One thing we haven’t heard about Ebola is how this outbreak started, but it looks like another case of unintended consequences of humans versus nature.
Apparently, the outbreak began last December in Meliandou, a small village in the "Forest Region" of southern Guinea, where a few hundred people live. While the modern world is edging its way in, it’s still the kind of place that has thatch-roofed shacks, dirt paths and freely wandering chickens and goats.
The people have long lived on abundant meat from the forest – monkeys, antelope, squirrels and the like – but during the civil wars in Liberia and Sierra Leone, refugees poured into Guinea swelling the population. That’s when rampant logging began to make way for farms, charcoal and construction. Mining companies were close behind taking advantage of deforestation.
"As the forests disappeared, so too did the buffer separating humans from animals – and from the pathogens that animals harbor," says Vanity Fair.
The Ebola virus probably arrived in the village via a fruit bat, according to scientists, which carry the virus. Mining and clear-cutting have left bats without habitat, bringing them closer to people, attracted to palm and mango they grow.
After that the details are fuzzy, but a 2-year-old boy got infected with the virus and died four days later, quickly spreading it to family members. Humans may have shot a bat for food and some of its blood got on the child as his mother prepared the bat for dinner. Or maybe the child ate a piece of infected fruit.
"The bottom line is that there is no public health without environmental health," says The Guardian. "Deforestation didn’t cause this Ebola epidemic, but did make it much more likely." The region’s legacy of war and poverty, its beleaguered health care systems, and a series of bureaucratic fumbles fanned a small and isolated outbreak into a full-blown epidemic fire."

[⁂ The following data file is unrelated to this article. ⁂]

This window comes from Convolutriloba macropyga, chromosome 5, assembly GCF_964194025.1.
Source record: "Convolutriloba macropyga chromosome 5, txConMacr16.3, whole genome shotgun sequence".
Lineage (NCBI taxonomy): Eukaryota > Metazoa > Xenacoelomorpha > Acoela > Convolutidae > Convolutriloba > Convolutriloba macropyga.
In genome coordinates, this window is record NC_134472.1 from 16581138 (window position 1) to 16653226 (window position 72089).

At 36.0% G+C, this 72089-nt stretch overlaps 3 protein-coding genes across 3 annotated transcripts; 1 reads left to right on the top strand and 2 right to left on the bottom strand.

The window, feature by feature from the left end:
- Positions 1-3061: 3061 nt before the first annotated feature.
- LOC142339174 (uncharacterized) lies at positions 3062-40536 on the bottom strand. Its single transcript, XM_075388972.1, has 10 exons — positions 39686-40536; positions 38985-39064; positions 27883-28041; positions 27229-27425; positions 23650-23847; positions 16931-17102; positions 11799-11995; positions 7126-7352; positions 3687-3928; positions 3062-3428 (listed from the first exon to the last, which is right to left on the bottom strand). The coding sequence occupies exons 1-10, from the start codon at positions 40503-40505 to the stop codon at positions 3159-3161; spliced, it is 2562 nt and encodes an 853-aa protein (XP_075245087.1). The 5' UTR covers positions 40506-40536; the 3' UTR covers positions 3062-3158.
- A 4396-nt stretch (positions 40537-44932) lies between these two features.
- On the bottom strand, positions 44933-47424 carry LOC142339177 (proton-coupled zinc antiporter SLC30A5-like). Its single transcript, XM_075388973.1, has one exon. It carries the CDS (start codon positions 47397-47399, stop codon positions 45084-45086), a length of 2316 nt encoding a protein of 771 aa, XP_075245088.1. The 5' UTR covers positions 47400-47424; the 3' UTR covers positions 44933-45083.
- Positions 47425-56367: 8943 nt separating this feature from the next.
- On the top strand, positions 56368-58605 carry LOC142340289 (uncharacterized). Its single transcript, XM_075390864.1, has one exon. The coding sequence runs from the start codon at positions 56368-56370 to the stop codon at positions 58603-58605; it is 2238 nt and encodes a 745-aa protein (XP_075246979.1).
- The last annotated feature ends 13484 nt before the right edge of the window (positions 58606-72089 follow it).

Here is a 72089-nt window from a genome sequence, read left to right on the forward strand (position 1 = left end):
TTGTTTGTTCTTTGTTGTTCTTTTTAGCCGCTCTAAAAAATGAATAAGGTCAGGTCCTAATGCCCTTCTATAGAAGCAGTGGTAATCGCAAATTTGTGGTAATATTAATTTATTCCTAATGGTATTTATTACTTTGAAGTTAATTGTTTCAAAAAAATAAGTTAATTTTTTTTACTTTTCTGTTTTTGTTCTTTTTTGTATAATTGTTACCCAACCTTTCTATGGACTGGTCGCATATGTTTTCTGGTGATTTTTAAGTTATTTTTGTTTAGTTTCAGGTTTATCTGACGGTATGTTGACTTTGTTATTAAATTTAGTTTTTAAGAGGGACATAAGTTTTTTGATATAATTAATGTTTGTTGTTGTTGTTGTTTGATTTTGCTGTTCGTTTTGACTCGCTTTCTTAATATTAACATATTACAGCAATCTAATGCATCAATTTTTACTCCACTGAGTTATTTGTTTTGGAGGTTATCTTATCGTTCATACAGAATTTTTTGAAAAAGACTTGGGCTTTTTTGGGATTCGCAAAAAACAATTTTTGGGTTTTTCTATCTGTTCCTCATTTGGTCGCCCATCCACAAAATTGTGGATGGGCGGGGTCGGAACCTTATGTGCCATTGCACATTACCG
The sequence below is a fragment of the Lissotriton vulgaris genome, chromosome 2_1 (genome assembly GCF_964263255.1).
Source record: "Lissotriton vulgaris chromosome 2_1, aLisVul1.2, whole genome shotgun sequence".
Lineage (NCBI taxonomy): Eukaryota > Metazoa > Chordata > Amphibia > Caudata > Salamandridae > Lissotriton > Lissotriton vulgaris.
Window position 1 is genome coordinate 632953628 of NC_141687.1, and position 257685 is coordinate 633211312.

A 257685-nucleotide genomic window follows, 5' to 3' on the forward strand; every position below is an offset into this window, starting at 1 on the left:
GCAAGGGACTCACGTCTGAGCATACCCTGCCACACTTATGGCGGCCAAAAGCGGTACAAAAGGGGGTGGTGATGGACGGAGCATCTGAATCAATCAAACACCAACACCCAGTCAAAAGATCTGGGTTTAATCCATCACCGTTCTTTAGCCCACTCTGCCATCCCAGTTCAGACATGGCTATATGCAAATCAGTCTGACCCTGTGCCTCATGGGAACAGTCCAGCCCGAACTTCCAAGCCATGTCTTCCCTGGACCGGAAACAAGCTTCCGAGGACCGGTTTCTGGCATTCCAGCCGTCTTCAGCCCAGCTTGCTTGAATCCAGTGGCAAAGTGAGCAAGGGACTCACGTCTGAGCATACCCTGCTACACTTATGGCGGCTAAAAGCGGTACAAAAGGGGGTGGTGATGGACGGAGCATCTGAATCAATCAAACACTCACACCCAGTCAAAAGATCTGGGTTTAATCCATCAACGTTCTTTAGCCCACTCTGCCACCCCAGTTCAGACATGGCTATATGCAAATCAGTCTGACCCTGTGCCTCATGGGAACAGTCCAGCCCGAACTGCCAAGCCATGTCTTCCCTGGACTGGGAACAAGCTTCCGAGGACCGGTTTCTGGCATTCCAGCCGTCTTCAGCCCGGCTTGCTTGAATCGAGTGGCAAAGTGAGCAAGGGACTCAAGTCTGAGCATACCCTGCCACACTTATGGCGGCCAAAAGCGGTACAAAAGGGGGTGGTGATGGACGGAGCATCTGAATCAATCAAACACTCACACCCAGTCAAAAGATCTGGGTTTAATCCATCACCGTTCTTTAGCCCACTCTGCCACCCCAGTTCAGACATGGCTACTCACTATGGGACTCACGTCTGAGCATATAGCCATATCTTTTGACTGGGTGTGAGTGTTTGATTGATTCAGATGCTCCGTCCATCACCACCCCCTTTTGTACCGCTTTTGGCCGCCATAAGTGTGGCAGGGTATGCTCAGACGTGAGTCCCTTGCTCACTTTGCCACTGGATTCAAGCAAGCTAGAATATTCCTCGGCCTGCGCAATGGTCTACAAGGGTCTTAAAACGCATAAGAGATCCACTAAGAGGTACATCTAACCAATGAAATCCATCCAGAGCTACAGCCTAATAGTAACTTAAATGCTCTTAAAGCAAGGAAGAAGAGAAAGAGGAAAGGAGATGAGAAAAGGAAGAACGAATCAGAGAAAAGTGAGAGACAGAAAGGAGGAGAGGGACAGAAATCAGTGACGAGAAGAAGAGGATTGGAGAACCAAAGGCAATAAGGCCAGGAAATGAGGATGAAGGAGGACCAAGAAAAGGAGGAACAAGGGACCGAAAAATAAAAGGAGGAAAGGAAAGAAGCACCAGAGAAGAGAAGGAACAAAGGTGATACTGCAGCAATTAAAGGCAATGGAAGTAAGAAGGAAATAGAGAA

"Even as global efforts intensify to quash the outbreak in West Africa, let’s not lose sight of what we can learn in this most sobering of teachable moments: we must give environmental science a much larger and more powerful role in public health practices. If West Africa’s forests had been harvested in a more sustainable manner and its wildlife monitored for health, Ebola might not have jumped into the human population. At the very least, efforts to treat the sick and contain the outbreak might have been better targeted earlier in the game.
Pathogens such as the Ebola virus are opportunists. To understand their perils and possibilities, first we need to see the connections. There is a clear connection to conservation and wise stewardship of forests to many public health goods, from storing atmospheric carbon to soaking up heavy rains – to acting as barriers to disease."
Read about what’s happening in Liberia, one of the last strongholds of intact forest in West Africa: